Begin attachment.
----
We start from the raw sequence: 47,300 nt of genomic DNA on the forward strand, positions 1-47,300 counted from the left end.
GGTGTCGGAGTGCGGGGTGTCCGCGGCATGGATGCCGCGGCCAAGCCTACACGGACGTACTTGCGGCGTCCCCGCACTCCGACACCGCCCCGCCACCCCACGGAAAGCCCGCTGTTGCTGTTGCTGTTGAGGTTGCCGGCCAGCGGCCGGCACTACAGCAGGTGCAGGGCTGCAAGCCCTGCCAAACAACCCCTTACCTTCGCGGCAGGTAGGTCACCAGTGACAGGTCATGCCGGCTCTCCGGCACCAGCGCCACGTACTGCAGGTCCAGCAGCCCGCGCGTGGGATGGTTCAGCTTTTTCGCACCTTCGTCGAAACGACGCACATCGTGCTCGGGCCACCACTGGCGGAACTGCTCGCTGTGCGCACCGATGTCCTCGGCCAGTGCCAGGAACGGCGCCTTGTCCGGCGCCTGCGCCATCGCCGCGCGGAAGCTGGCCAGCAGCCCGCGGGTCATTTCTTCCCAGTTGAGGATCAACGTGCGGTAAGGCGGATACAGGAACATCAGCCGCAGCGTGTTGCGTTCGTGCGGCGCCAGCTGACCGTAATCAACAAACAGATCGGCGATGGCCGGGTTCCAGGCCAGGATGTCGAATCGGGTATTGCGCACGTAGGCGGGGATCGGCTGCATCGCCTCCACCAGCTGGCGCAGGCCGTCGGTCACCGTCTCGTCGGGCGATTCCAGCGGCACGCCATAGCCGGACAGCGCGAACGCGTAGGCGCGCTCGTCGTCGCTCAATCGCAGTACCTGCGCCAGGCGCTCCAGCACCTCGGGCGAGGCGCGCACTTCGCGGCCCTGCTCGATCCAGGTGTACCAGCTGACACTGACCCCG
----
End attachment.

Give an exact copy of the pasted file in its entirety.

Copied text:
We start from the raw sequence: 47,300 nt of genomic DNA on the forward strand, positions 1-47,300 counted from the left end.
GGTGTCGGAGTGCGGGGTGTCCGCGGCATGGATGCCGCGGCCAAGCCTACACGGACGTACTTGCGGCGTCCCCGCACTCCGACACCGCCCCGCCACCCCACGGAAAGCCCGCTGTTGCTGTTGCTGTTGAGGTTGCCGGCCAGCGGCCGGCACTACAGCAGGTGCAGGGCTGCAAGCCCTGCCAAACAACCCCTTACCTTCGCGGCAGGTAGGTCACCAGTGACAGGTCATGCCGGCTCTCCGGCACCAGCGCCACGTACTGCAGGTCCAGCAGCCCGCGCGTGGGATGGTTCAGCTTTTTCGCACCTTCGTCGAAACGACGCACATCGTGCTCGGGCCACCACTGGCGGAACTGCTCGCTGTGCGCACCGATGTCCTCGGCCAGTGCCAGGAACGGCGCCTTGTCCGGCGCCTGCGCCATCGCCGCGCGGAAGCTGGCCAGCAGCCCGCGGGTCATTTCTTCCCAGTTGAGGATCAACGTGCGGTAAGGCGGATACAGGAACATCAGCCGCAGCGTGTTGCGTTCGTGCGGCGCCAGCTGACCGTAATCAACAAACAGATCGGCGATGGCCGGGTTCCAGGCCAGGATGTCGAATCGGGTATTGCGCACGTAGGCGGGGATCGGCTGCATCGCCTCCACCAGCTGGCGCAGGCCGTCGGTCACCGTCTCGTCGGGCGATTCCAGCGGCACGCCATAGCCGGACAGCGCGAACGCGTAGGCGCGCTCGTCGTCGCTCAATCGCAGTACCTGCGCCAGGCGCTCCAGCACCTCGGGCGAGGCGCGCACTTCGCGGCCCTGCTCGATCCAGGTGTACCAGCTGACACTGACCCCG